Make Ursula part of your world – James Beard nominee re-opens eatery in Brooklyn

Chef Eric See behind the bar.

Chef and restaurateur Eric See understands that food and community go hand in hand, the same goes for the LGBTQ+ community.

The New Mexico native puts queer community first when it comes to creating restaurants. See is the owner of café and eatery Ursula nestled in the neighborhood of Bedford-Stuyvesant in the New York City borough of Brooklyn. Named after his grandmother, the 2022 James Beard Award-nominated restaurant hosts a staff that’s majority queer and boasts a selection of coffee and teas paired with New Mexican-inspired faves, like burritos, stuffed sopapillas, and assorted pastries, like concha and biscochitos. To ensure New Mexican flavors and spirit flow through Ursula’s food, See imports red chiles, green chiles, and beans from his home state by way of his mother.

But running a restaurant can come with many surprises. For starters, See’s previous eatery The Awkward Scone closed in 2020. A casualty of the pandemic, the Williamsburg restaurant offered an assortment of desserts and donated proceeds of sales to LGBTQ+ organizations like Immigration Equality and the Ali Forney Center.  

The Awkward Scone’s closing inspired See to take a road trip to New Mexico with his dog. Reconnecting with his roots during this visit home gave him an epiphany – he could start over again. So, he did in September 2020 with Ursula.

Things were going smoothly but with new challenges. See soon saw that a new location was needed. See documented this process in the Heritage Radio Network podcast Opening Soon. In its second season, Opening Soon is hosted by podcasters Jennifer Goodman and Alex McCrery and follows restaurateurs as they take ideas into full-fledged restaurants. This time around, the entire second season is dedicated to following See’s journey of taking Ursula from its original location, the Brooklyn neighborhood of Crown Heights, to Bedford-Stuyvesant.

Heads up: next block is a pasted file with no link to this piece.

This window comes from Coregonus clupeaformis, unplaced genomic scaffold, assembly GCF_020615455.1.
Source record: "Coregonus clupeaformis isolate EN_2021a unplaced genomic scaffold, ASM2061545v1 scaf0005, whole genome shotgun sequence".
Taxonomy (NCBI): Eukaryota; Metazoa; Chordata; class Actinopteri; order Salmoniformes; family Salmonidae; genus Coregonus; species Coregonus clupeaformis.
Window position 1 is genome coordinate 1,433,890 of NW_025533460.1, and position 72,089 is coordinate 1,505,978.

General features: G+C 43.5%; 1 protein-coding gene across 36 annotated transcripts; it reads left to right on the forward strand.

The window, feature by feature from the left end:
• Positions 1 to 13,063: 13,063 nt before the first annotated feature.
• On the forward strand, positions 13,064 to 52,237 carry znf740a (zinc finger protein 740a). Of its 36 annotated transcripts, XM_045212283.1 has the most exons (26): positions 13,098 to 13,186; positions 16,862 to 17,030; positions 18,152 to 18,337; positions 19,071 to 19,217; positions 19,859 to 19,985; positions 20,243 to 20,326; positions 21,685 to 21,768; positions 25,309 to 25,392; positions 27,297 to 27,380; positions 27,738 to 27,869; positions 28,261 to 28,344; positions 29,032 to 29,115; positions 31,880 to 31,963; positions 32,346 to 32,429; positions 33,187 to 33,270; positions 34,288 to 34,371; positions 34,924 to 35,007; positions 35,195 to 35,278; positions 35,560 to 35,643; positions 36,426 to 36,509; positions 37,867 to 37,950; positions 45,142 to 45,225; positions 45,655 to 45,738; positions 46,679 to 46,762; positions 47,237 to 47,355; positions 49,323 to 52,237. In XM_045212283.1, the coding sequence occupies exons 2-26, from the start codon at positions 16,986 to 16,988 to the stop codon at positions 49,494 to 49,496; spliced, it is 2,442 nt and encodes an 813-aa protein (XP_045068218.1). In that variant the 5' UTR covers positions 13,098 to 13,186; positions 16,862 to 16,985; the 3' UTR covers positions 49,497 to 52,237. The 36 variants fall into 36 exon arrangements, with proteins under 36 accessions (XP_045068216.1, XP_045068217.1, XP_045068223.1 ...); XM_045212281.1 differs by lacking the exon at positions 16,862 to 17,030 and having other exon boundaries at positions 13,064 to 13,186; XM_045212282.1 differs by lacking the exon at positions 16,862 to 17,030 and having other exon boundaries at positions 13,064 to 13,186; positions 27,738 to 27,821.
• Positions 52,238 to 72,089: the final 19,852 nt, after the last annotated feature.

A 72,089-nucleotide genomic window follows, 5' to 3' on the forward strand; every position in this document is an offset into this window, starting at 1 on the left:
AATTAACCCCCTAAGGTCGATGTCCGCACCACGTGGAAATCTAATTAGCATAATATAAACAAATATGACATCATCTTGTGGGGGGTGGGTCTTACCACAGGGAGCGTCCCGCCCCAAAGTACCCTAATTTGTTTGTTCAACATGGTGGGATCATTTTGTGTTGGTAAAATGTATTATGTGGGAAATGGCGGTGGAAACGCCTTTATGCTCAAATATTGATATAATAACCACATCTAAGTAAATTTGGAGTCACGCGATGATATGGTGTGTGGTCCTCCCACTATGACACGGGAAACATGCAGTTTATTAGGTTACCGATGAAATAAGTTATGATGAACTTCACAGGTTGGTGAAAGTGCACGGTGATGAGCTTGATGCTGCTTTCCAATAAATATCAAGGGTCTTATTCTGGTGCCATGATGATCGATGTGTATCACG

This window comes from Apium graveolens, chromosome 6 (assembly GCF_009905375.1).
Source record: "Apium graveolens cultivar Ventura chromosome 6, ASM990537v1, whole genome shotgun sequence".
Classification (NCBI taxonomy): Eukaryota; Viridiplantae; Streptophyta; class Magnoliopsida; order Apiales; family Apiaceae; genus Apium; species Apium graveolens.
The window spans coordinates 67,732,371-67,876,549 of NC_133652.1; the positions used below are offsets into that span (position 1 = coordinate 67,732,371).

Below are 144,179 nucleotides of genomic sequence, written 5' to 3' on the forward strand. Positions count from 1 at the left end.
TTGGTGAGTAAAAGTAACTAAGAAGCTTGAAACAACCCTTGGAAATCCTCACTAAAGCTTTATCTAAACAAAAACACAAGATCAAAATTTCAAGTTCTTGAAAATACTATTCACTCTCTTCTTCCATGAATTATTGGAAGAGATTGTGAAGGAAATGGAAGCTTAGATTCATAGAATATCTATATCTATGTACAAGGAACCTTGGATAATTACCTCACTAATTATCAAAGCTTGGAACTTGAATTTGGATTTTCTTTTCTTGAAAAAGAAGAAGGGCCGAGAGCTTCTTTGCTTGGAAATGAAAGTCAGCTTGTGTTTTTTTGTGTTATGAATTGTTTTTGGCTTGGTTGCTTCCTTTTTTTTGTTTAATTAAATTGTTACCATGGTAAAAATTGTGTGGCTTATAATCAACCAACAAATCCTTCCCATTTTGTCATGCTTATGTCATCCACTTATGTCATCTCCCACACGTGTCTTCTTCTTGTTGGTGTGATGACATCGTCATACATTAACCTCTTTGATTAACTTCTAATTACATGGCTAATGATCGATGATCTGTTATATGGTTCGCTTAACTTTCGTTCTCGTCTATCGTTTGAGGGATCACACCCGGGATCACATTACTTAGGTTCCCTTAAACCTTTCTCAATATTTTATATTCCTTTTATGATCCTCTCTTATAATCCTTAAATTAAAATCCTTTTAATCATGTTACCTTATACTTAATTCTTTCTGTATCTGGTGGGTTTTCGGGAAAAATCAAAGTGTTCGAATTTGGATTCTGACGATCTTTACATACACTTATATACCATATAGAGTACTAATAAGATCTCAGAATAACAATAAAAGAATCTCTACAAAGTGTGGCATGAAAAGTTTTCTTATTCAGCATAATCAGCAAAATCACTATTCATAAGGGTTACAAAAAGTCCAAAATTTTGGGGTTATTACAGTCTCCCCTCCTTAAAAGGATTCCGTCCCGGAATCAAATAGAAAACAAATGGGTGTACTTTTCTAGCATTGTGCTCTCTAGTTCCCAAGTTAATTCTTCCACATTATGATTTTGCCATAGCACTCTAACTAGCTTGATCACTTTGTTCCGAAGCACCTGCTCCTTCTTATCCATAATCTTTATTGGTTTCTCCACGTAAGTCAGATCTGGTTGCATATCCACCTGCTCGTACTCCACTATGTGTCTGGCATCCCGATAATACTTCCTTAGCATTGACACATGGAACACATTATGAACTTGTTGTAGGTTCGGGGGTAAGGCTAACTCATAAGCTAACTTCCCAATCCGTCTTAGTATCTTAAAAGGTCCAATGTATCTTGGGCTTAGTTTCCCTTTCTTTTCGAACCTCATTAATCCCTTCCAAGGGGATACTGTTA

While there were plenty of trials that See encountered in the process, he never lost sight of Ursula’s ability to serve its neighborhood and its queer community. GayCities spoke with See about working for Beyoncé (yep, you read that right) demystifying restaurant misconceptions, and building queer community in restaurants.

What inspired you to take on a culinary career? 

I really enjoy feeding and taking care of people. I enjoy being in a community with people, but I have also been in the hospitality industry for 25 years. It’s been in my blood since I could have a job.

You’ve had some interesting points and clients within your culinary career, like Beyoncé. Who were some of these clients and what did you make for them? 

I wasn’t directly involved in that relationship and conversation, but it was often that someone from their creative team was making decisions and I rarely met them. Like, when Rihanna first launched Fenty Beauty, the company I worked for was tapped to produce the event and the food for it. I was the pastry chef for the company, so I was involved in conversation with their team intimately to come up with desserts that were reflective of her first collection; like making edible lipstick in the colorways of the collection, or little cheesecakes in the shape of her makeup containers. 

For the event with Beyoncé, I had to make a cake for an event her and Jay Z were doing with Samsung, if I recall correctly. But, I have also made desserts for Mariah Carey’s events and for her assistants’ kid’s bday and for Kanye West’s manager, a cake emulating 4 different Frank Gehry buildings. One of the most interesting projects was a giant cannoli stuffed with smaller cannolis for Cyndi Lauper’s birthday. It was presented to her at the Logo Trailblazer’s Awards a few years back. I had to go buy an air duct at the hardware store to shape a cannoli big enough and then find a fryer large enough to fit it into. Even though I wasn’t always present for the event, It was kind of wild to be sitting at home and be like, “Oh sh*t, Kim Kardashian is eating a cake I made right now.”